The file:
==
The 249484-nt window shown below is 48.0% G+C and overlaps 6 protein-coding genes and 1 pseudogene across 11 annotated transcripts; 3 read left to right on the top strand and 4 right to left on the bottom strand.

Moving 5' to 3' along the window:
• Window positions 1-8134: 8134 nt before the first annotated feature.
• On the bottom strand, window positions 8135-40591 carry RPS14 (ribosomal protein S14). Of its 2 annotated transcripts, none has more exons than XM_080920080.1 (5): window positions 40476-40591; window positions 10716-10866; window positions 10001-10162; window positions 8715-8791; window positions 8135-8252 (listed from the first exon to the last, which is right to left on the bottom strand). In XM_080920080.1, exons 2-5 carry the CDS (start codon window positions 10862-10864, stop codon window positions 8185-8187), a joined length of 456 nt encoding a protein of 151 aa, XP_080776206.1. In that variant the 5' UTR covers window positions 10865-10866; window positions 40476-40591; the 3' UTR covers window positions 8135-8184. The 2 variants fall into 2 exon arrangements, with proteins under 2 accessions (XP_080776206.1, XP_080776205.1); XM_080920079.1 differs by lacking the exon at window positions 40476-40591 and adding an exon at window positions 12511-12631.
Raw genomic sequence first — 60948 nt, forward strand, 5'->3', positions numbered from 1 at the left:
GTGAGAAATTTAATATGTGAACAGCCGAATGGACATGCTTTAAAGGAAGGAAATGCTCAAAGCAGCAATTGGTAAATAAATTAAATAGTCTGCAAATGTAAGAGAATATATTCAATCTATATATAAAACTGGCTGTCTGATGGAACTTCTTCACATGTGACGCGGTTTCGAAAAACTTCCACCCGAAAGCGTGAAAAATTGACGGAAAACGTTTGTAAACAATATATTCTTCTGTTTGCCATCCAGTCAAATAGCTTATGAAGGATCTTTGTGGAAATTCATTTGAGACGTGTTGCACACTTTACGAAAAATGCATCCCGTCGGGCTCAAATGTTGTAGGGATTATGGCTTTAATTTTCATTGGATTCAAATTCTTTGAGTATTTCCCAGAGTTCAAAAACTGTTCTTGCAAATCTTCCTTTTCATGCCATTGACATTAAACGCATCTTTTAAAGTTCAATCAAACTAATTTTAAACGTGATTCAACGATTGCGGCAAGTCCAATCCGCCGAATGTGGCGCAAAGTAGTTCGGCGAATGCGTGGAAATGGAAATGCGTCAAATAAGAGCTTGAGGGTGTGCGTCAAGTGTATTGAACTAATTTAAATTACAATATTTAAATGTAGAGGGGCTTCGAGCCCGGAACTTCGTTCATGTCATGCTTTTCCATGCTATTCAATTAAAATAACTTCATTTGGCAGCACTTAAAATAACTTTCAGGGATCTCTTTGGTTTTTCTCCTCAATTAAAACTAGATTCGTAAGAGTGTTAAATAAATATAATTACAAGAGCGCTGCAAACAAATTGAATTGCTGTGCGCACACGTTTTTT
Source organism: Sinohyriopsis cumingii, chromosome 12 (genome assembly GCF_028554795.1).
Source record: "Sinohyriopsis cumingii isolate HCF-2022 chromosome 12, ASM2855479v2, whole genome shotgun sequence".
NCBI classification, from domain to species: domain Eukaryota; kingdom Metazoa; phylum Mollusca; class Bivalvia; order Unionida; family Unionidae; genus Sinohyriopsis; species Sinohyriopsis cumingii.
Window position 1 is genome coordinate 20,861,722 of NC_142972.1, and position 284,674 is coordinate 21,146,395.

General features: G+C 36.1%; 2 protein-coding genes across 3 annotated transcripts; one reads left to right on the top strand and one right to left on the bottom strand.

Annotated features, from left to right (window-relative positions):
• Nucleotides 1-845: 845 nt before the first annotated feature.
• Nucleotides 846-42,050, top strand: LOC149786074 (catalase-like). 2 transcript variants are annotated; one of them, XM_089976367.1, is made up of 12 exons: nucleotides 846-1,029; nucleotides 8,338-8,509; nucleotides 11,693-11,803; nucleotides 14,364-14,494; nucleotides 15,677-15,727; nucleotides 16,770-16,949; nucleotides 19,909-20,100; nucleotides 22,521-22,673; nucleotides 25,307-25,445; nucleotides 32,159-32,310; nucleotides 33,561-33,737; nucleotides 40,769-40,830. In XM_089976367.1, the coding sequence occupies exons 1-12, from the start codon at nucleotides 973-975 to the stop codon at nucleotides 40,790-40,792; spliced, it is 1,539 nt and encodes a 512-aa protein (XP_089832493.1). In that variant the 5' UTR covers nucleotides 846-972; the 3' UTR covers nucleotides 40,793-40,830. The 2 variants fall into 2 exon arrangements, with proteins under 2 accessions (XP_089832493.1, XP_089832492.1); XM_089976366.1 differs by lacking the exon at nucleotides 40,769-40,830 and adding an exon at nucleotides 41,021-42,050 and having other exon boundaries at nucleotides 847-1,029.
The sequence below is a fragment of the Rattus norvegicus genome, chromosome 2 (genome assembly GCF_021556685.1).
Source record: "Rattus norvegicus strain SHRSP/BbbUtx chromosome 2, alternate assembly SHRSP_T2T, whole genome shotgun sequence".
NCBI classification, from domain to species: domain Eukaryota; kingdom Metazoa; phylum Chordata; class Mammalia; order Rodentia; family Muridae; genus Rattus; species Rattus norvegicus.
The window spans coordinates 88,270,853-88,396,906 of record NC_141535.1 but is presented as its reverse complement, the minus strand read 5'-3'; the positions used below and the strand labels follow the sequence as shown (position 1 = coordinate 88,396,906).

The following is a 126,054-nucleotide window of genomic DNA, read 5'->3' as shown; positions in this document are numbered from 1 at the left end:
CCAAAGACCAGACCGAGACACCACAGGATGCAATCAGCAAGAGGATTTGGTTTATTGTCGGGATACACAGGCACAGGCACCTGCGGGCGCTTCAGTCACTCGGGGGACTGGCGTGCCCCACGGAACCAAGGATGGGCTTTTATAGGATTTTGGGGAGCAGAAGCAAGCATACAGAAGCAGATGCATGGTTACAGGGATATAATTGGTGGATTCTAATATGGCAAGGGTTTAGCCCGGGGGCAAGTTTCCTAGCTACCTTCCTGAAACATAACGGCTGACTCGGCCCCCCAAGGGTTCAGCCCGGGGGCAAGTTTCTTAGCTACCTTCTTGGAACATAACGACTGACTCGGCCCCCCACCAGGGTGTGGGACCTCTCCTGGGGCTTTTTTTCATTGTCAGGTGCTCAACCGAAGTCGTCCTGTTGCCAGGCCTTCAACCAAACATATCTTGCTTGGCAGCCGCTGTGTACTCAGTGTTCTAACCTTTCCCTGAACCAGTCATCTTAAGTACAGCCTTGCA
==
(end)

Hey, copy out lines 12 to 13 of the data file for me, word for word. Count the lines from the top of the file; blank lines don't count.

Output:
Annotated features, from left to right (window-relative positions):
• Nucleotides 1-845: 845 nt before the first annotated feature.